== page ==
The ACCC notes the Australian Competition Tribunal’s decision today to grant authorisation for ANZ’s proposed acquisition of Suncorp’s banking business.

The Tribunal’s decision sets aside the ACCC’s earlier decision not to grant authorisation for the proposed acquisition. The Tribunal is the review body for authorisation decisions made by the ACCC. 

On 4 August 2023 the ACCC said it would  not authorise the proposed acquisition , because it was not satisfied the transaction would not result in a substantial lessening of competition in the supply of home loans nationally, small to medium enterprise banking in Queensland, and agribusiness banking in Queensland, and that the claimed public benefits did not outweigh the likely public detriment.

The ACCC was concerned that the proposed acquisition of Suncorp Bank by ANZ would further entrench an oligopoly market structure that is dominated by the four major banks.

Based on its review of the material before the ACCC, and some limited new information, the Tribunal has concluded that it is satisfied that the transaction would not result in a substantial lessening of competition in any relevant market.

The Tribunal found many of the public benefits claimed by ANZ and Suncorp were either not public benefits or were not specific to the proposed acquisition. However, the Tribunal found that any detriments from the acquisition were uncertain and unlikely to outweigh the integration benefits.

“The ACCC notes the decision and will reflect on it. The Tribunal’s decision demonstrates the checks and balances of an administrative merger approval process.” ACCC Chair Cass-Gottlieb said.

“The Tribunal made findings on fundamental matters that informed our concerns, including that the national market for home loans is currently conducive to coordination and that material barriers to entry and expansion remain. However, the Tribunal didn’t consider that the proposed acquisition would meaningfully impact on the likelihood of coordination.”

“Banking markets are critical for many homeowners, businesses and farmers. The ACCC will continue to apply scrutiny to these markets across the breadth of our functions including merger assessments and enforcement investigations," Ms Cass-Gottlieb said.


On 2 December 2022, the ACCC received an application for merger authorisation from ANZ in relation to its proposal to acquire Suncorp Bank.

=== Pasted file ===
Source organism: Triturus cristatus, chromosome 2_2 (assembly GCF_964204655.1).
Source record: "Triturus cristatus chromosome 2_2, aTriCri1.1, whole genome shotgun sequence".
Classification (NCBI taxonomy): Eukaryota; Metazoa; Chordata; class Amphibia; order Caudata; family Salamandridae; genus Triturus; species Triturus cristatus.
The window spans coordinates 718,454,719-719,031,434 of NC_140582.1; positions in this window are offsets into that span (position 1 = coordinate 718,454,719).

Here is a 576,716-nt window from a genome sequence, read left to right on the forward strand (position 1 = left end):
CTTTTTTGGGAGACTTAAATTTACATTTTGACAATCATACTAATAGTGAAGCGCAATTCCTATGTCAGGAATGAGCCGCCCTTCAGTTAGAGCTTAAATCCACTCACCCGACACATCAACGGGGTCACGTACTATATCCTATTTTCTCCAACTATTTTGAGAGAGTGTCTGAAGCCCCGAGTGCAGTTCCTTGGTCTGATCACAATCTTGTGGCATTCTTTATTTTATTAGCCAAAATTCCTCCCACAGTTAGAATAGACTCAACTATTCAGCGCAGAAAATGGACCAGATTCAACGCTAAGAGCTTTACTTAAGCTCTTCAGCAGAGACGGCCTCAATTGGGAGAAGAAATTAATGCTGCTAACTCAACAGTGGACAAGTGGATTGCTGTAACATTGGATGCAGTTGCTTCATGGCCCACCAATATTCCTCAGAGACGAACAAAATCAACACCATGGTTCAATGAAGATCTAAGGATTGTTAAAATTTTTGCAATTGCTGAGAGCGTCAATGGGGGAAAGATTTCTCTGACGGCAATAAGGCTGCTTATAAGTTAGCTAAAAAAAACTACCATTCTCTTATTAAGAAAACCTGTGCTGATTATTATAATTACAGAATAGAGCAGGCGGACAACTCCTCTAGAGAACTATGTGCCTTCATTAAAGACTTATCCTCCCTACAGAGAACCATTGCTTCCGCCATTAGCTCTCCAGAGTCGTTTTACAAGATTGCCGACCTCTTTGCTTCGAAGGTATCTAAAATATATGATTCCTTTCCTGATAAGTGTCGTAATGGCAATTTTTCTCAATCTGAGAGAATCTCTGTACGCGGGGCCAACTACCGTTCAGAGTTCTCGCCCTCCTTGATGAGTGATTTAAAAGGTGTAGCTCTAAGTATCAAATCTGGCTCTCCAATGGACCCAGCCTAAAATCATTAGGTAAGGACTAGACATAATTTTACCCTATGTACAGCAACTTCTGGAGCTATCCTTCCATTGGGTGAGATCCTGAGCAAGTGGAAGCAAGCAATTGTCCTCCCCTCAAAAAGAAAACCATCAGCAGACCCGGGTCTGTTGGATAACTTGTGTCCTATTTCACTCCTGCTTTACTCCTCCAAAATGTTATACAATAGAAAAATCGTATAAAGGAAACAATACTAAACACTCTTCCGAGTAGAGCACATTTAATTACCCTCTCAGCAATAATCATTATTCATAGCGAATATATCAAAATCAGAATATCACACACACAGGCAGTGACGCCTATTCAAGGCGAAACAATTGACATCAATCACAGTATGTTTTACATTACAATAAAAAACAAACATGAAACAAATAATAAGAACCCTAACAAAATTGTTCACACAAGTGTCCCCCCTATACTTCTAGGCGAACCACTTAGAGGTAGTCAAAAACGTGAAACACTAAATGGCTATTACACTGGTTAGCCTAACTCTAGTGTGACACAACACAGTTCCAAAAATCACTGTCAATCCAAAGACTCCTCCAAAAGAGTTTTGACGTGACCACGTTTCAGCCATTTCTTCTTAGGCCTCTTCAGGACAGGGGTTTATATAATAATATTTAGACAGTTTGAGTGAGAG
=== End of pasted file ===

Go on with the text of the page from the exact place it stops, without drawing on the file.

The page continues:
During the period of its review the ACCC gathered and tested a substantial body of evidence including approximately 200,000 documents, analysis of relevant banking data and conducted 10 compulsory interviews with bank executives. That evidence was brought before the Tribunal. The Tribunal commented that it had a very substantial quantity of information, documents and evidence placed before it.

The ACCC issued a statement of preliminary views on 4 April 2023.

On 4 August 2023, the ACCC denied authorisation for ANZ to acquire Suncorp Bank.

On 25 August 2023, ANZ and Suncorp applied to The Australian Competition Tribunal for review of the ACCC's determination under section 101 of the Competition and Consumer Act.

In such a review, the Tribunal may affirm, vary or set aside the ACCC’s determination. The role of the ACCC in this review was to assist the Tribunal.

The Tribunal is a review body. A review by the Tribunal is a re-consideration of a matter.

The Tribunal has jurisdiction under the Competition and Consumer Act to hear a variety of applications, including reviews of determinations of the ACCC granting or refusing authorisation for company mergers and acquisitions.

In conducting its review, the Tribunal applies the same ‘authorisation test’ as the ACCC and is generally limited to the information which was before the ACCC.

Under the Competition and Consumer Act, the Tribunal must not grant authorisation unless it is satisfied, in all the circumstances, that either (1) the conduct would not have the effect or be likely to have the effect of substantially lessening competition; or (2) the conduct would result or be likely to result in a benefit to the public, and the benefit would outweigh the detriment to the public that would result or be likely to result.

Authorisation provides statutory protection from court action for conduct that might otherwise be in breach of the competition provisions of the Competition and Consumer Act, including section 50 which prohibits acquisitions which are likely to substantially lessen competition.

The Full Federal Court of Australia can hear appeals from the Australian Competition Tribunal in limited circumstances.